' The vertical distance between the surface of the .charge and the roof is comparatively short at the points or line of application of the flames, and increases with the transverse distance therefrom, leaving a comparatively large space for the expanding and rising gases beneath the central portion of the roof. .It is this distribution ofv the clear space, with reference to the point and manner of application of the flames, which serves chiefly to maintain the maximum temperature on the charge. From Figs. 1 and 2 .it appears that this method is pursued and the smelting effected throughout substantially the full length of the furnace. But the. smelting zone may be shorter, leaving a fairly long settling zone at the outlet end, as is common in copper reverbera-' lis.:taking place. Thence they rise in the man-.
The flames sweep over the charge as-indicated at 22, Fig. 3, while combustion of the .fuel and air ner-indicated by the arrows 23 into the space provided under the roof I 4 after the gases have given up a large part of their heat, passing'finally out through the oflz'take l5. Thus there is a lower zone of maximum temperature adjacent to the surface of the charge and anupper zone of minimum temperature adjacent to the roof and to the upper portions of the side walls. The maximum amount of heat is thereby transferred to the charge in the shortest'possible time at the highest temperature of the flame, and the maximum capacity of the furnace is obtained under conditions of greatest economy.
Fig. 4 illustrates an optional location of the with the charge openings.
Fig. illustrates another optional arrangement of the burners 2! in openings 25 which are adjacent to the charge openings E6; the burners being directed vertically downward, instead of obliquely as in the other figures.
According to Fig. 6 a nozzle burner 26 of slightly different design directs a stream of fuel through a charge opening 16 in the roof. Air for combustion is sucked in with the fuel stream. A chute 27 is indicated for guiding the charge and a water jacket 28 for protecting the roof from too rapie burning out by the flame. The burner 26, and the same is true of the burners in the other figures, is adjusted to such a position as to bring the flame at its hottest into contact with the surface of the charge.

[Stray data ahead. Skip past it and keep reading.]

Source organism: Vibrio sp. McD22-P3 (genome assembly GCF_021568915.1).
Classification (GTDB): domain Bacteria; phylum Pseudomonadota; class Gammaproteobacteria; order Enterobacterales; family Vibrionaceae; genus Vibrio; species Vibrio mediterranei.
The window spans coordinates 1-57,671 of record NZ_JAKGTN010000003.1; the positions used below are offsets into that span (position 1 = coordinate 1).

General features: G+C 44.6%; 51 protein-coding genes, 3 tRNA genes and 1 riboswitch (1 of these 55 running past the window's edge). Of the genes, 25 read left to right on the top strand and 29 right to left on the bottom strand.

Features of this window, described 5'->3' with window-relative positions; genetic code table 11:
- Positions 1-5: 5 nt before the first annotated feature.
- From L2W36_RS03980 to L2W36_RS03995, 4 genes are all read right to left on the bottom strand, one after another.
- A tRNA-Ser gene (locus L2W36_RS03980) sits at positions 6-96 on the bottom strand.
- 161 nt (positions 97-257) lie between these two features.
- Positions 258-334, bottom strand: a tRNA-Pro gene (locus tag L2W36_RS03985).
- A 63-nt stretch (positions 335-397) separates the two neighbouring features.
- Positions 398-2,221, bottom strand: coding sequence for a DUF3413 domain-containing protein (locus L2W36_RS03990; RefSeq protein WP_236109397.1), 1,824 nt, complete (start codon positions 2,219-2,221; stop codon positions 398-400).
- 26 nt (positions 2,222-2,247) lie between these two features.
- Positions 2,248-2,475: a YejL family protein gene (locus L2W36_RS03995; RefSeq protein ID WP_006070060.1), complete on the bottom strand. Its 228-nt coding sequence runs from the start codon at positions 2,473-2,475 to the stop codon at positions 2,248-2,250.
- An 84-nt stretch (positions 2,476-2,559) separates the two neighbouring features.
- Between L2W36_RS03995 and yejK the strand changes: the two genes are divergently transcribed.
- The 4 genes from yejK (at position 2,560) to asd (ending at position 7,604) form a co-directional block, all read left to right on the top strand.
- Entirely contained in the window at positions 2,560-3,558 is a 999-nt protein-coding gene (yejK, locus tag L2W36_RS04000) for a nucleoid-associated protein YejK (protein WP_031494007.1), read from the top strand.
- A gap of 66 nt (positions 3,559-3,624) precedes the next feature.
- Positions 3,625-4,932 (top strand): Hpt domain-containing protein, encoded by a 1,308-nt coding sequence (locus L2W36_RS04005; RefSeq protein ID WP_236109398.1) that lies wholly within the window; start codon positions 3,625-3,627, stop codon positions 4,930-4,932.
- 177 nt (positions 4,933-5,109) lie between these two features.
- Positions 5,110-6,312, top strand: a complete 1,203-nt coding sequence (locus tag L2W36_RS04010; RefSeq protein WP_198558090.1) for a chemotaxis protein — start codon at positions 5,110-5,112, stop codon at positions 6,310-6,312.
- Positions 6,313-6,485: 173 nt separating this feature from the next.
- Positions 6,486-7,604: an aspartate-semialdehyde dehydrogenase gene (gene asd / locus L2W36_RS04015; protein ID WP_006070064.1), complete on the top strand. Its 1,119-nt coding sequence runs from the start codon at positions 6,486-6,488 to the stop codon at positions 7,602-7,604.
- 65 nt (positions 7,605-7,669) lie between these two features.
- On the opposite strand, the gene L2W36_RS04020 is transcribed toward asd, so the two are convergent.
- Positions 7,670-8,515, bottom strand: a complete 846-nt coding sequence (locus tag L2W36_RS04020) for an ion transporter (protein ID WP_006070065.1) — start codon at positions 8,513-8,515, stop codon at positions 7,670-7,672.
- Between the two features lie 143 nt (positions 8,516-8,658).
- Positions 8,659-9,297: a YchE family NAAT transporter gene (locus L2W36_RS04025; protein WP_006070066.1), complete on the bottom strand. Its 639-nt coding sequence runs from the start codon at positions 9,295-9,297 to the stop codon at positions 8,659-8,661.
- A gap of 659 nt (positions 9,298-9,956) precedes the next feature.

Fig. '7 illustrates a furnace of extraordinary width. It may be forty per cent of the length, or greater, for example, or even'wider than it is long (the length being measured from the outlet flue wall to theopposite end wall). The roof 29 is of the suspended type instead of the sprung arch of the other figures. Besides the charge holes 30 arranged alongthe side lines of the roof as in the previous figures, there is a row of charge holes 3! along the center. The charge therefore will be maintained in piles I! along the side walls l2 and also in piles 32 along the center line. Assuming the burners to be arranged as in Fig. 3, the flames 22 from the opposite sides will sweep over the surface of the charge and will be deflectedupward in the direction of the arrows 23 intothe space provided for them below the roof. The line of charge piles 32 along the center serves to positively deflect the flame gases upward. Fig. '7 shows the charge in molten condition at the surface, and this maybe the case at times and at certain parts of the furnace, though generally it is preferable to time the charging and drawing-off operations soas to show a portion of the solid charge floating over the surface of the slag except near the front where the slag is drawn oif. r